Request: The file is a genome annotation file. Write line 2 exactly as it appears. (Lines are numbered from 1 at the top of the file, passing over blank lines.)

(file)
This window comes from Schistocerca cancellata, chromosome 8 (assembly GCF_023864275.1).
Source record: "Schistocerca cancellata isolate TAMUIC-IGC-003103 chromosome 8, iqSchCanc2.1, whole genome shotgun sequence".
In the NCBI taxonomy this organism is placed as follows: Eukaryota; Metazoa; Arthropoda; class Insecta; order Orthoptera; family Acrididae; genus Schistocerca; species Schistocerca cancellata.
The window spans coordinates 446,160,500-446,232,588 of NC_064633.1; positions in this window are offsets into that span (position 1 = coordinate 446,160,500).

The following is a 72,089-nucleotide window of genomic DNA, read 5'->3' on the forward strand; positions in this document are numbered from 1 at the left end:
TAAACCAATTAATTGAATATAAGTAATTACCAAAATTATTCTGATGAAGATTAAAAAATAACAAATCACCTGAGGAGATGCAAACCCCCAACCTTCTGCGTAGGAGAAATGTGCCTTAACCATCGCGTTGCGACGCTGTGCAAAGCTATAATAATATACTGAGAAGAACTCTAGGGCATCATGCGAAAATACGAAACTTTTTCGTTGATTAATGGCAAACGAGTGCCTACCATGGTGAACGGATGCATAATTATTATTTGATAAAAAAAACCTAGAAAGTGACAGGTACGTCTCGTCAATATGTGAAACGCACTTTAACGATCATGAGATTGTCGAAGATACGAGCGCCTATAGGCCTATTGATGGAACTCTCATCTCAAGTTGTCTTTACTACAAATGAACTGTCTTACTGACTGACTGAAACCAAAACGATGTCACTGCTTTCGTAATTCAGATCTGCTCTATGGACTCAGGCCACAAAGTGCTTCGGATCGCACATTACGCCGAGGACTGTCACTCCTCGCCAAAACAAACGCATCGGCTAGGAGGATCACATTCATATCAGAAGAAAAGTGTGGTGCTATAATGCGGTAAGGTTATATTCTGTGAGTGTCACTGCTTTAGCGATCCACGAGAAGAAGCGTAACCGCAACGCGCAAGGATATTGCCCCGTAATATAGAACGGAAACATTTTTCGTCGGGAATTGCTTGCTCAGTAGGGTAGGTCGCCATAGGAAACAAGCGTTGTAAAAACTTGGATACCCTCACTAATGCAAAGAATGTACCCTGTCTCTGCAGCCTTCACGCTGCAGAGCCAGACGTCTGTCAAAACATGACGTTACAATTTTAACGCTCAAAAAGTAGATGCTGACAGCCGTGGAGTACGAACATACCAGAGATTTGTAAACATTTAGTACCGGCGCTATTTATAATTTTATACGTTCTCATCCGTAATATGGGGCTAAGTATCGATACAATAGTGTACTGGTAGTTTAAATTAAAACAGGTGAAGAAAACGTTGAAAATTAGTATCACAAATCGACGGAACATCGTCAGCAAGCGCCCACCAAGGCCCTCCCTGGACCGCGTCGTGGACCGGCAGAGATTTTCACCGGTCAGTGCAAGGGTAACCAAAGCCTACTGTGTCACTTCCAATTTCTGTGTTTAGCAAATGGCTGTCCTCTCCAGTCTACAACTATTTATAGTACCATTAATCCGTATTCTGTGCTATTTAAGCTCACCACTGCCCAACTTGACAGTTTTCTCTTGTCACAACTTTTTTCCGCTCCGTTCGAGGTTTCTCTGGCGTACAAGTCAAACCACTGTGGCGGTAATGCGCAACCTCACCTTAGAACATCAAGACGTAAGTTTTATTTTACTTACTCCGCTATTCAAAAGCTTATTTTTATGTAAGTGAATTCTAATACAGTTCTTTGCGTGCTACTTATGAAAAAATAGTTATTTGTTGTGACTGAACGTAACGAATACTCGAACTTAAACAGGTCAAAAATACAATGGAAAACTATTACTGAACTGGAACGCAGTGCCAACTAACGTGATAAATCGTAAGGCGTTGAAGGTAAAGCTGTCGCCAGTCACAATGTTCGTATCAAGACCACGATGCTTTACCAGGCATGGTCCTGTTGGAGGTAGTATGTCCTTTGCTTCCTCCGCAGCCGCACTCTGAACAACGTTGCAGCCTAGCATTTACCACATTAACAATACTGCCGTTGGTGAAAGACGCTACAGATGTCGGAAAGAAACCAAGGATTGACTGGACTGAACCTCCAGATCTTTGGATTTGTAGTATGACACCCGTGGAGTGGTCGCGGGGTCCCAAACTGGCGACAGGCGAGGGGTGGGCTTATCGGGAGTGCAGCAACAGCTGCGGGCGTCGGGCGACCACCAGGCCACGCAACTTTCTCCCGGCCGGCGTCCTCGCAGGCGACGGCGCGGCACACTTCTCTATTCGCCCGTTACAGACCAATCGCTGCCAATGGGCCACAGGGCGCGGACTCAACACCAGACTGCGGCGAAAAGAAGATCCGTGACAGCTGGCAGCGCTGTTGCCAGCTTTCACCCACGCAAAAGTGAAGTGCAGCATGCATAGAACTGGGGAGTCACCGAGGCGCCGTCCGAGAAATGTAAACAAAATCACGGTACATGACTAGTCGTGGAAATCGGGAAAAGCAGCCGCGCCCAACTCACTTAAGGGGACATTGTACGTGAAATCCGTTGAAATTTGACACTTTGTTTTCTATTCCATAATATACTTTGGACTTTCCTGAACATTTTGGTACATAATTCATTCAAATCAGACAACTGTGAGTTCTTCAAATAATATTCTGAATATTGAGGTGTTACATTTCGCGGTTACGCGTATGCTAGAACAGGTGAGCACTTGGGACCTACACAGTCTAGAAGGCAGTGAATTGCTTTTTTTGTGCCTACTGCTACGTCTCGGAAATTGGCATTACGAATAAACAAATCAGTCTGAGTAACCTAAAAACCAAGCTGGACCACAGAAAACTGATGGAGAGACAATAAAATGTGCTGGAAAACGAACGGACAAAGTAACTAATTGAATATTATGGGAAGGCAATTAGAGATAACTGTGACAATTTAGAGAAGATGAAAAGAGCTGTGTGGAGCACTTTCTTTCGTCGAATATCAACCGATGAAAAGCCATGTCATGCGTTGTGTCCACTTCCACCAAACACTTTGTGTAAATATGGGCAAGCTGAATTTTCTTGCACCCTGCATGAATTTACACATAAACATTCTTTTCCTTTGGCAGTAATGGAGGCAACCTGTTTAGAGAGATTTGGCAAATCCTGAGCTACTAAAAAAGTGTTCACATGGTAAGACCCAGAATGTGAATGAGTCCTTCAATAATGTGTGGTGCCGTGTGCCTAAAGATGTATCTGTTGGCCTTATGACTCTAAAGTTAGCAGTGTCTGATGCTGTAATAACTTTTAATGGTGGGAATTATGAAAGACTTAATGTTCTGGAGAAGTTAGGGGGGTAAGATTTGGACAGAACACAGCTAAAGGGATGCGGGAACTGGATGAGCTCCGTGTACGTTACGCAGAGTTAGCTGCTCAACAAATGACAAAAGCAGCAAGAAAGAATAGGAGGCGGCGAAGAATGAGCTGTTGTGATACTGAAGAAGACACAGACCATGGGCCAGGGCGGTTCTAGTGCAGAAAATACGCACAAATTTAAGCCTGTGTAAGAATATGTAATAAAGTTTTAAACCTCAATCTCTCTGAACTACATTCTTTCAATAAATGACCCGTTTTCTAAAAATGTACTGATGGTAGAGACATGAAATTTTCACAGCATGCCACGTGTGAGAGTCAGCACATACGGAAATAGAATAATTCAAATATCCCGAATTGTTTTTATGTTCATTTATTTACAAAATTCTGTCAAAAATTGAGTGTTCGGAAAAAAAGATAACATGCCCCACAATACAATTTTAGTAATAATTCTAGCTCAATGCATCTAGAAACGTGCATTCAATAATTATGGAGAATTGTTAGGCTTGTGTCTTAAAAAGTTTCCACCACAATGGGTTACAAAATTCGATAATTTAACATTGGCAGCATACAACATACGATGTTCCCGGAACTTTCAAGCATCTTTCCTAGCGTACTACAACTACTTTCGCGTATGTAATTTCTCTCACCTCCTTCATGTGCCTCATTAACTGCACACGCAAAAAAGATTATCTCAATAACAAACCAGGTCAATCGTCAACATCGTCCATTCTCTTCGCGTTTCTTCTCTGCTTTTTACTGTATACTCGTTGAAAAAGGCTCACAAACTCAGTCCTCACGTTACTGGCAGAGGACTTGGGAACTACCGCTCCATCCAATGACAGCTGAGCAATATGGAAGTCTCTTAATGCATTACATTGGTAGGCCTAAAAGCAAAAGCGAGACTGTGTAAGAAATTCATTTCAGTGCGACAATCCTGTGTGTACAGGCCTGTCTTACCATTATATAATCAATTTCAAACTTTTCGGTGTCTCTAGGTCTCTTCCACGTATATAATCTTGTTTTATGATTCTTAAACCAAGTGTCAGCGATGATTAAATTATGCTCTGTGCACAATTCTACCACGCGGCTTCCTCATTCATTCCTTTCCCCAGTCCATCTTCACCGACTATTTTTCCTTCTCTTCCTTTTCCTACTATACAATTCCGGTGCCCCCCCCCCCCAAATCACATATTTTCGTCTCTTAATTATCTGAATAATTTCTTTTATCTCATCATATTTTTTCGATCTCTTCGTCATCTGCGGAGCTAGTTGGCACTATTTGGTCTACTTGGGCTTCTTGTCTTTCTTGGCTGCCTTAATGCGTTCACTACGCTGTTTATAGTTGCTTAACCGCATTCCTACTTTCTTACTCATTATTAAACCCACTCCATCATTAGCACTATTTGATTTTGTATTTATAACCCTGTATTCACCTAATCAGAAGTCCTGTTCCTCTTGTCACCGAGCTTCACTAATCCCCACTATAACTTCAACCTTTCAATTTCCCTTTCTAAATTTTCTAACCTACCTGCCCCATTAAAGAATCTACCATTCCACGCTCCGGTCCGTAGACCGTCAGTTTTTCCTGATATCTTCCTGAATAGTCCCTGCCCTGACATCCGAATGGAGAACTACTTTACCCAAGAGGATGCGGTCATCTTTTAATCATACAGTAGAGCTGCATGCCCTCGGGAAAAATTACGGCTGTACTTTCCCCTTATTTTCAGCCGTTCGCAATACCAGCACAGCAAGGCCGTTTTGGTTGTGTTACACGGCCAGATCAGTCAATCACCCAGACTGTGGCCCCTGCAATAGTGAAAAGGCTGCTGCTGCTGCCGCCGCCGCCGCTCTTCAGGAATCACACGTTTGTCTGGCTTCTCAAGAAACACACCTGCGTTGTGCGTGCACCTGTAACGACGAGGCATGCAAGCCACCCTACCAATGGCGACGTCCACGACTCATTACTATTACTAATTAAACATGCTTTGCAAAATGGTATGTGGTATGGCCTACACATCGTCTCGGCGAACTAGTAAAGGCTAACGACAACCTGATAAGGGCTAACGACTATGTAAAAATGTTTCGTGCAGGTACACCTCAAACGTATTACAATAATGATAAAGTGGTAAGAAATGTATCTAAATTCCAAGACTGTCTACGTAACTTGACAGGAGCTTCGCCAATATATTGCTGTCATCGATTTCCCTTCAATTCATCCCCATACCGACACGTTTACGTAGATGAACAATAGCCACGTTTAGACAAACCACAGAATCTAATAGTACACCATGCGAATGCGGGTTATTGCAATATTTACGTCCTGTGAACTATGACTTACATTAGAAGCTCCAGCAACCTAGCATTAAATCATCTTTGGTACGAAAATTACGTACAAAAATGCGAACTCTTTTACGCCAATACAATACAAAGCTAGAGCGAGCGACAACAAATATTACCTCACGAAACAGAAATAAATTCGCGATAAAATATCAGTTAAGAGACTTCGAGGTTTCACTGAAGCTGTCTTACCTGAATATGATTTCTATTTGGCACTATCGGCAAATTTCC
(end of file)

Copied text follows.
Source record: "Schistocerca cancellata isolate TAMUIC-IGC-003103 chromosome 8, iqSchCanc2.1, whole genome shotgun sequence".